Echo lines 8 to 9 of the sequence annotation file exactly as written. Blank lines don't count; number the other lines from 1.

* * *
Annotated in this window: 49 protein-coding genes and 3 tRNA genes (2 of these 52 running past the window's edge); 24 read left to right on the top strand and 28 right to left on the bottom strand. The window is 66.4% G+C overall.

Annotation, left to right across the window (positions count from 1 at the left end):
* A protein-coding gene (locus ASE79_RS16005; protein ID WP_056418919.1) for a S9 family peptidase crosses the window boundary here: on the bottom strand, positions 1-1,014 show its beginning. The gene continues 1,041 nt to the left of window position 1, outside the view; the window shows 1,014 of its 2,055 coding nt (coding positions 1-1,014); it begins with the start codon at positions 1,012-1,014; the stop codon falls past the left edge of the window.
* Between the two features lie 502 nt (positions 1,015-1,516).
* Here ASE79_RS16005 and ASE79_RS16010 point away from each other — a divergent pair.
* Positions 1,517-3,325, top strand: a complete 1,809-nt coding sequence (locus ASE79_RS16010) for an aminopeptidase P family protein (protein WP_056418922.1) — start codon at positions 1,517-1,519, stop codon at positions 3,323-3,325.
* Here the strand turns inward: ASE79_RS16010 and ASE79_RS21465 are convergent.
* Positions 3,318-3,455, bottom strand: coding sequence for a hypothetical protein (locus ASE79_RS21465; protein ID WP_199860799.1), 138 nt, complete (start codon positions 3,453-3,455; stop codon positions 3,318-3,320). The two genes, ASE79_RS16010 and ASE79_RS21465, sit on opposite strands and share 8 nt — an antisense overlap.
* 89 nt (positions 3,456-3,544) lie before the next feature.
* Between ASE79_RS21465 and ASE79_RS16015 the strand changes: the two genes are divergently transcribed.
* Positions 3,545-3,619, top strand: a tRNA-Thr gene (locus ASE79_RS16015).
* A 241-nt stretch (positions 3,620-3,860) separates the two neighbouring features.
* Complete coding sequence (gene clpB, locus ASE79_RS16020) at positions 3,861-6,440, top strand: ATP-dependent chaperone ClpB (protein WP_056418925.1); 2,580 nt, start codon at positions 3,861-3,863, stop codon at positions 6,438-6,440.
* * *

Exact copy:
* Positions 3,318-3,455, bottom strand: coding sequence for a hypothetical protein (locus ASE79_RS21465; protein ID WP_199860799.1), 138 nt, complete (start codon positions 3,453-3,455; stop codon positions 3,318-3,320). The two genes, ASE79_RS16010 and ASE79_RS21465, sit on opposite strands and share 8 nt — an antisense overlap.
* 89 nt (positions 3,456-3,544) lie before the next feature.